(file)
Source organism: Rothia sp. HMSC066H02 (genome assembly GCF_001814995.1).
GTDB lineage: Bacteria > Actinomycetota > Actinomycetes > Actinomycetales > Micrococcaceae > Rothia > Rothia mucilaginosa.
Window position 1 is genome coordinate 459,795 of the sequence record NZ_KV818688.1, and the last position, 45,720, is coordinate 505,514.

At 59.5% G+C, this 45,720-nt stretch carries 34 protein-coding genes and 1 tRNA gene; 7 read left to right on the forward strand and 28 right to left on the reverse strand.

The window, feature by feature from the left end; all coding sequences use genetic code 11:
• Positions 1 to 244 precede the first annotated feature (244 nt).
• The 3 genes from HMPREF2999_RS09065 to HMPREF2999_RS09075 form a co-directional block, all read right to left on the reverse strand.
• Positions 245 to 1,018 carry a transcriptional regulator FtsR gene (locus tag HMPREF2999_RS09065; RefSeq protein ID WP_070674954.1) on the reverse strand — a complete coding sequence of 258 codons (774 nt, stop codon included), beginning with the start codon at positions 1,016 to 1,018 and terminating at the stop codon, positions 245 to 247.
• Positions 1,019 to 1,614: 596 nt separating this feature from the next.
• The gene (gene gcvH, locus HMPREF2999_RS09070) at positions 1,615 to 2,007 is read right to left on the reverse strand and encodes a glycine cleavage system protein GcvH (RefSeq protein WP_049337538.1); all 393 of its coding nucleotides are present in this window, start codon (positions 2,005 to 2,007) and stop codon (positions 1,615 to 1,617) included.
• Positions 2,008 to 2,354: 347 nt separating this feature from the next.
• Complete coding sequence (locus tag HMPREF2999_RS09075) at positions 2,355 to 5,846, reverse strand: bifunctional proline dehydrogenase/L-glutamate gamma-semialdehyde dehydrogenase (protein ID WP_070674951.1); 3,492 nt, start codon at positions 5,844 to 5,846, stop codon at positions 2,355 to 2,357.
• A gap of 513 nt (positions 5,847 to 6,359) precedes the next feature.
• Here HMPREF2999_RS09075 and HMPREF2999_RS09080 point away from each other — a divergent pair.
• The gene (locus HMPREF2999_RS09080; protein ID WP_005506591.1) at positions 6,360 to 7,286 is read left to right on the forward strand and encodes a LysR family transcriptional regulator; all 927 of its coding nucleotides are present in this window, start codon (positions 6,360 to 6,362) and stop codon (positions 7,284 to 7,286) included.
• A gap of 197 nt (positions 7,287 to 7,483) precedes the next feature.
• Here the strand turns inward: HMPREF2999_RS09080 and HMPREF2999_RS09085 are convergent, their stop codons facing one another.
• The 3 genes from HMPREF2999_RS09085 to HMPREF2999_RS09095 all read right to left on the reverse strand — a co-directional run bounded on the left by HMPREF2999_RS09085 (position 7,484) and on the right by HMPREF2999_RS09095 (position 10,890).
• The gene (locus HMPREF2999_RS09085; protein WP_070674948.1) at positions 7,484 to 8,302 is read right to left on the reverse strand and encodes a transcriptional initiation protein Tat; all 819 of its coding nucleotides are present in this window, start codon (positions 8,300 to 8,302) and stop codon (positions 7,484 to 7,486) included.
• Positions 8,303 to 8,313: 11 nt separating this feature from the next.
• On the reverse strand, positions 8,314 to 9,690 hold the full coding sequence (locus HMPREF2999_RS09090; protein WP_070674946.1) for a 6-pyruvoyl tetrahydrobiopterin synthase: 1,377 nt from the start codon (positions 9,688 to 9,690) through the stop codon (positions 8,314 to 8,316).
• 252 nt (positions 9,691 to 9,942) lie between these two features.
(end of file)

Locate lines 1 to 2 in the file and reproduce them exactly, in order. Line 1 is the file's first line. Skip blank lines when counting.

Source organism: Rothia sp. HMSC066H02 (genome assembly GCF_001814995.1).
GTDB lineage: Bacteria > Actinomycetota > Actinomycetes > Actinomycetales > Micrococcaceae > Rothia > Rothia mucilaginosa.